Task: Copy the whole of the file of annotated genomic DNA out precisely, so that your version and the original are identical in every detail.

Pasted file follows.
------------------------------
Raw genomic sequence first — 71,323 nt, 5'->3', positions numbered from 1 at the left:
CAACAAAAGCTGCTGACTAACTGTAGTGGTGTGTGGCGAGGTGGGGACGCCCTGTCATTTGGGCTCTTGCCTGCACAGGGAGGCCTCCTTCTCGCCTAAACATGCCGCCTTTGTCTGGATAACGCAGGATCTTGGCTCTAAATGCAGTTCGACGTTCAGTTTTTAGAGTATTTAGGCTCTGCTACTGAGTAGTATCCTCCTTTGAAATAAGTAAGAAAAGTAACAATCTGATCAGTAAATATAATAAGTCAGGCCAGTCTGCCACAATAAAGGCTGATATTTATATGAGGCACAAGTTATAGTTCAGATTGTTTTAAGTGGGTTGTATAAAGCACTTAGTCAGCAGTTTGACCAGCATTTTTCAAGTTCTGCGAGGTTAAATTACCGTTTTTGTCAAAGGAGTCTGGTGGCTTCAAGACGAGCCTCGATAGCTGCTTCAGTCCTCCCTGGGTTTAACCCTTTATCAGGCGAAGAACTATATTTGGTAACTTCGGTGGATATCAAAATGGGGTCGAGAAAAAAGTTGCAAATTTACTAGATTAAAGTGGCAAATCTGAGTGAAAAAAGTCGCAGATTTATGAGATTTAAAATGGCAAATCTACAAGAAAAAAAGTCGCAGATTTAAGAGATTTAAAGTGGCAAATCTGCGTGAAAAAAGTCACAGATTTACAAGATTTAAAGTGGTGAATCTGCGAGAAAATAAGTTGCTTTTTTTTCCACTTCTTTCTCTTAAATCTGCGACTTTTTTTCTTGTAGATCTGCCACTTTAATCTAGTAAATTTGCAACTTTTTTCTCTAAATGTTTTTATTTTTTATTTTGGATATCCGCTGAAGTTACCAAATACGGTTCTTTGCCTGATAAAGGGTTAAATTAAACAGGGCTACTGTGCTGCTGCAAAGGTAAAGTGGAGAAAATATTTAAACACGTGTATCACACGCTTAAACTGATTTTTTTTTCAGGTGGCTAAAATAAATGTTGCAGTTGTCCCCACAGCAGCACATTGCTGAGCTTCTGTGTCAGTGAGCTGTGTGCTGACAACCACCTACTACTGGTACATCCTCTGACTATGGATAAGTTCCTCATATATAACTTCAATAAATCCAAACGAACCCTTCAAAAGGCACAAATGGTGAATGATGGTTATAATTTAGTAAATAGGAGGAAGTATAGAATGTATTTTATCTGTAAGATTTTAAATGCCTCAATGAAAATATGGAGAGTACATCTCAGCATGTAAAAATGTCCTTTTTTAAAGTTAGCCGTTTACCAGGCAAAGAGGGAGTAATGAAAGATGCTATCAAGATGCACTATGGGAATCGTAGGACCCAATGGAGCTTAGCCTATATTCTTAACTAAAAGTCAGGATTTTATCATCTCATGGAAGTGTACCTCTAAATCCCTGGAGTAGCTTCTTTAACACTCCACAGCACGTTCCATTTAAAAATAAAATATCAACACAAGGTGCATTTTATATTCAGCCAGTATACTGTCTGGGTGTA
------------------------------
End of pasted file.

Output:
Raw genomic sequence first — 71,323 nt, 5'->3', positions numbered from 1 at the left:
CAACAAAAGCTGCTGACTAACTGTAGTGGTGTGTGGCGAGGTGGGGACGCCCTGTCATTTGGGCTCTTGCCTGCACAGGGAGGCCTCCTTCTCGCCTAAACATGCCGCCTTTGTCTGGATAACGCAGGATCTTGGCTCTAAATGCAGTTCGACGTTCAGTTTTTAGAGTATTTAGGCTCTGCTACTGAGTAGTATCCTCCTTTGAAATAAGTAAGAAAAGTAACAATCTGATCAGTAAATATAATAAGTCAGGCCAGTCTGCCACAATAAAGGCTGATATTTATATGAGGCACAAGTTATAGTTCAGATTGTTTTAAGTGGGTTGTATAAAGCACTTAGTCAGCAGTTTGACCAGCATTTTTCAAGTTCTGCGAGGTTAAATTACCGTTTTTGTCAAAGGAGTCTGGTGGCTTCAAGACGAGCCTCGATAGCTGCTTCAGTCCTCCCTGGGTTTAACCCTTTATCAGGCGAAGAACTATATTTGGTAACTTCGGTGGATATCAAAATGGGGTCGAGAAAAAAGTTGCAAATTTACTAGATTAAAGTGGCAAATCTGAGTGAAAAAAGTCGCAGATTTATGAGATTTAAAATGGCAAATCTACAAGAAAAAAAGTCGCAGATTTAAGAGATTTAAAGTGGCAAATCTGCGTGAAAAAAGTCACAGATTTACAAGATTTAAAGTGGTGAATCTGCGAGAAAATAAGTTGCTTTTTTTTCCACTTCTTTCTCTTAAATCTGCGACTTTTTTTCTTGTAGATCTGCCACTTTAATCTAGTAAATTTGCAACTTTTTTCTCTAAATGTTTTTATTTTTTATTTTGGATATCCGCTGAAGTTACCAAATACGGTTCTTTGCCTGATAAAGGGTTAAATTAAACAGGGCTACTGTGCTGCTGCAAAGGTAAAGTGGAGAAAATATTTAAACACGTGTATCACACGCTTAAACTGATTTTTTTTTCAGGTGGCTAAAATAAATGTTGCAGTTGTCCCCACAGCAGCACATTGCTGAGCTTCTGTGTCAGTGAGCTGTGTGCTGACAACCACCTACTACTGGTACATCCTCTGACTATGGATAAGTTCCTCATATATAACTTCAATAAATCCAAACGAACCCTTCAAAAGGCACAAATGGTGAATGATGGTTATAATTTAGTAAATAGGAGGAAGTATAGAATGTATTTTATCTGTAAGATTTTAAATGCCTCAATGAAAATATGGAGAGTACATCTCAGCATGTAAAAATGTCCTTTTTTAAAGTTAGCCGTTTACCAGGCAAAGAGGGAGTAATGAAAGATGCTATCAAGATGCACTATGGGAATCGTAGGACCCAATGGAGCTTAGCCTATATTCTTAACTAAAAGTCAGGATTTTATCATCTCATGGAAGTGTACCTCTAAATCCCTGGAGTAGCTTCTTTAACACTCCACAGCACGTTCCATTTAAAAATAAAATATCAACACAAGGTGCATTTTATATTCAGCCAGTATACTGTCTGGGTGTA